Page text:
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Discharge Instructions for Gastrectomy

Discharge Instructions for Gastrectomy

You had a gastrectomy. During this surgery, some or all of your stomach was removed because it wasn’t working properly, putting you at risk of future health problems. As you heal from surgery, here’s what you’ll need to know to care for yourself.

Eating and Drinking

  • Follow the diet that was prescribed for you in the hospital. Eat pureed foods and liquids for 3 weeks after the surgery.

  • Drink liquids in smaller amounts than you used to. This will make it easier for your body to digest liquids. But, it is important that you continue to drink liquids (in small amounts) so that you do not become dehydrated. Some signs of dehydration include dry mouth and dark urine.

  • Eat slowly. Eating too much or too fast will cause nausea and vomiting.

  • Use liquid nutritional supplements to make sure you get enough calories.

Activity

  • Remember, recovery takes several weeks. It is normal to feel tired. Rest as needed.

  • Walk as often as you feel able. Increase your activity slowly.

  • Do not lift anything heavier than 10 pounds.

  • Avoid strenuous chores, such as vacuuming or lifting full bags of garbage, until the doctor says it’s okay.

  • Climb stairs slowly and pause after every few steps.

  • Do not drive for 2 weeks after surgery.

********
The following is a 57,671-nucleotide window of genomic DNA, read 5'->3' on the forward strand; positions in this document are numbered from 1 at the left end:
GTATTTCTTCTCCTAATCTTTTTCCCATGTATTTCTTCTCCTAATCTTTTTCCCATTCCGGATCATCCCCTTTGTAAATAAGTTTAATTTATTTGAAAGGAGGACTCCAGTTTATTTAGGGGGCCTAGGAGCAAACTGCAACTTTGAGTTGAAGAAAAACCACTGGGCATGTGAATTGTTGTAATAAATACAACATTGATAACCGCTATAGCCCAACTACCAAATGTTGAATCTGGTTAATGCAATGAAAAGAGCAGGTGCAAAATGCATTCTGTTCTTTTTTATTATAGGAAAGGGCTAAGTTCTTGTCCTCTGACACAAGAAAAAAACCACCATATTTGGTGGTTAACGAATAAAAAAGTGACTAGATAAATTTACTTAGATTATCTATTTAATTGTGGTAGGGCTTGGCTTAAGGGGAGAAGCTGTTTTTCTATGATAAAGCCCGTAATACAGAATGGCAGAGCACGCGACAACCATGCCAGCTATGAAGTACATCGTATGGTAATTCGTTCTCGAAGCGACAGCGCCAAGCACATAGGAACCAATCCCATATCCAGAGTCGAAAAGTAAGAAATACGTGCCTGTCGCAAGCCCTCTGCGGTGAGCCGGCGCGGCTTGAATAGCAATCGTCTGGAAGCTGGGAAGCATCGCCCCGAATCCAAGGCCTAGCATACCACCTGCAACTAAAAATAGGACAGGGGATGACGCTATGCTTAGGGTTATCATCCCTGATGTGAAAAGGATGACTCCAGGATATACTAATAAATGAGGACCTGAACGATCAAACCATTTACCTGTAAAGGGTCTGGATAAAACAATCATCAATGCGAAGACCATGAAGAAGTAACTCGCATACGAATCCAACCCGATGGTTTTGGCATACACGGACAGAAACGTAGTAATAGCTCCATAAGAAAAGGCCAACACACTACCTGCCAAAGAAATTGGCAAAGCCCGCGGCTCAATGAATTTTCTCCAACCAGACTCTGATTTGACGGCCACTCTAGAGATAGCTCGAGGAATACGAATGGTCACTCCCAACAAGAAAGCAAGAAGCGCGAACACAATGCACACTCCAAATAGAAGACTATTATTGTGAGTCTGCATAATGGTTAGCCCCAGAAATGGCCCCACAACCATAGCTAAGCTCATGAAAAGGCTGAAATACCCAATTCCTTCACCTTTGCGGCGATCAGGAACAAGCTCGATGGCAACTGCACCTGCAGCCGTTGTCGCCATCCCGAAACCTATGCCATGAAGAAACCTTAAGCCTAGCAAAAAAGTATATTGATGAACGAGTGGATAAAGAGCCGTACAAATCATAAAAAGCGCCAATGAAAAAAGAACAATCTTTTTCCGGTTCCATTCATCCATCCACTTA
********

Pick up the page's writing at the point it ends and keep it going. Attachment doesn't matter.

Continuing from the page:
• Start an exercise program 1 week(s) after discharge. You can benefit from simple activities such as walking or gardening. Ask your doctor how to get started.

  • Ask your doctor when you can expect to return to work.

Other Home Care

  • Continue the coughing and deep breathing exercises that you learned in the hospital.

  • Shower as needed. But avoid baths, swimming pools, and hot tubs for 2 weeks after going home. This helps prevent infection of the incision site.

  • Keep the incision clean and dry. Wash the incision gently with mild soap and warm water. Then gently pat the incision try with a towel.

  • Follow your doctor’s instructions about caring for the dressing covering your incisions.

  • If your doctor used Steri-Strips (small white adhesive strips) to close the incision, do not remove them. Let the strips fall off on their own. If they don’t come off within 2 weeks after you were sent home, call your doctor.

  • Take your medications in crushed or liquid form for 3 weeks after surgery.

  • Take a chewable vitamin 2 time(s) a day. Ask your doctor if you also need to take a supplement for vitamin B12.

  • Take all medications as directed by your doctor.

  • Learn to take your own pulse. Keep a record of your results. Ask your doctor which readings mean that you need medical attention.

Follow-Up

Make a follow-up appointment as directed by our staff.

When to Call Your Doctor

Call your doctor right away if you have any of the following:

  • Cloudy or smelly drainage from the incision site

  • Fever of 100°F or higher, or shaking chills

  • Fast pulse

  • Night sweats

  • Pain, nausea, or vomiting that keeps occurring after you eat

  • Diarrhea beyond the first week after discharge

  • Pain in your upper back, chest, or left shoulder

  • Hiccups that won’t stop or that keep coming back

  • Confusion, depression, or unusual fatigue

  • Signs of bladder infection (urinating more often than usual; burning, pain, bleeding, or hesitancy when you urinate)


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